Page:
On this day, a year ago… IT.

That title almost sounds scary, doesn’t it? Curious that it refers to a horror film that wasn’t scary, but that’s how the cookie crumbles sometimes. I am often shocked, browsing through past posts, when the whim takes me to look back exactly a year, and I suddenly see reviews of films and think, ‘a year ago? Already?!!’ It can be quite brutal, the passing of time- or certainly the tricks time seems to play on us. For instance, today, a year ago, is when I posted my review of IT. I cannot believe it has been a year already. Mind, I did read a little while ago that IT Chapter Two (because the novel was split into two movies) is due soon, in September I think. Which should be two years since the first film was released (as I ruefully recall it making a mint and then BR2049 failed to muster the same excitement the following month).

Which brings up the harsh realisation that BR2049, which I always seem to think of as still a ‘new’ or even recent film, is actually nearing its second anniversary….

But anyhow, returning to IT– I wasn’t particularly impressed by it (when a horror film isn’t at all scary, then it’s doing something wrong in my book) but the film was extremely popular indeed with the public and I wonder if they will return to cinemas in droves to watch the second half. It has been two years, afterall, even if it may not feel like two years. It’ll be interesting to see what happens, comparing the first films box office and the second films, as Villeneuve’s Dune project will be emulating this with its own part one/part two, with the first film coming in December 2020. I suspect the gap between the two Dune films will be longer than two years, simply due to the scale of the project, but I suppose you never know these days, with so much post-production occurring during filming- the old preproduction/production(shooting)/post production being so blurred now.

I’m not suggesting two years is too long, but will the public still think IT is sufficient part of the cultural zeitgeist that Chapter Two  will be a must-watch at cinemas? I can’t say I’m particularly enthused enough to even catch up with it on (eventual) home video release, as that first film was more than enough for me but as patently shown on this blog before, I’m not exactly in tune with the mass public. Maybe people are really excited.

Its a curio, almost, in this age of binge-watching seasons of tv over a weekend, for people to return to the bad old analogue days of waiting years for a film to come out. When I was a teenager, three years between Star Wars films felt like forever. These days it’s like three years passes by so quickly, it’s as if I’m sitting in George Pal’s Time Machine and everything is just racing past- and I don’t think it’s simply just me getting older, I think it’s partly how the world is now. Films come and go now, here today, forgotten tomorrow, replaced by the next blockbuster- there is simply so much content. In the old days, a film like Jaws seemed to hang around in the mainstream culture seemingly for years, films now seem to be more disposable. Which is ironic, as thanks to streaming and discs, it could be argued they stick around longer now, but you know, what teenager cares a hoot about Avatar now? Or even the Matrix films?  But maybe in a funny way, that helps films like IT, and waiting two years for the second entry- these days, two years doesn’t feel like anytime at all.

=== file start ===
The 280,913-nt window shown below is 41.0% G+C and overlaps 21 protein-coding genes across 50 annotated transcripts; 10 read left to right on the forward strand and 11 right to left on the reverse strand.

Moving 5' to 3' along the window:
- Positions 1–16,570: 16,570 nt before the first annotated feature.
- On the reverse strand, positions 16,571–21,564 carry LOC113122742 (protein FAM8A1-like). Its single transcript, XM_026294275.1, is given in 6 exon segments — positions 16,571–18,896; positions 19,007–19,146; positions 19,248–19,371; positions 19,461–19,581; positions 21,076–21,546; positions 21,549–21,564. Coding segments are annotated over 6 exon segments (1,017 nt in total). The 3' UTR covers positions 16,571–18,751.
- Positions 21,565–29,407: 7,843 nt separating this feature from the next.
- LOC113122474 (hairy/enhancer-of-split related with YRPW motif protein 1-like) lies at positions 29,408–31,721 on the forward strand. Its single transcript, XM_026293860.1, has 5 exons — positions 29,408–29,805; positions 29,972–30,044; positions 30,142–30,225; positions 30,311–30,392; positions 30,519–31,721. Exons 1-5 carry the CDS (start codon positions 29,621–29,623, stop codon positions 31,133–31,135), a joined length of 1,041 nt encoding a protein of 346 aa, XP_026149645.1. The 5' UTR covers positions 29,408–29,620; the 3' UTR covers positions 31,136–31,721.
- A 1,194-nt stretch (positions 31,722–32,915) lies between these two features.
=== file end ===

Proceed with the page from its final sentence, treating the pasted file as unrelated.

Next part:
Afterall, I still can’t quite believe its been a whole year since I saw that first one.

2 thoughts on “On this day, a year ago… IT.

  1. I don’t know what the broad sense of anticipation is like (they have ways of tracking these things, so they can forecast box office of course, but I don’t keep up with them), but I get the impression people are still looking forward to It. As you say, the first one was a success, and the concept of waiting years for sequels hasn’t completely died out yet — see Fast & Furious, which are consistently successful. It does make you wonder, though, if the methods of Marvel and Netflix are training a generation to expect speedier followups — TV series that genuinely are 8-hour movies each season; movie franchises that are just TV series with 2-hour episodes released every 3-6 months…

  2. There’s definitely a sense, over the last few years, of things changing, isn’t there? Movies are seldom standalone films anymore -particularly the tentpole big event films- and tv is so changed its almost something else entirely to what I grew up with.Some things are better, and some things not. I suppose its the way of things but do get a bit nostalgic for the old ways. You make a good point about Marvel- they have been very clever in running what is essentially a multi-movie serial on the big screen, with new instalments 3 or 4 times a year. DC came unstuck trying to mimic that, but hey, imitation is the sincerest form of flattery in Hollywood.

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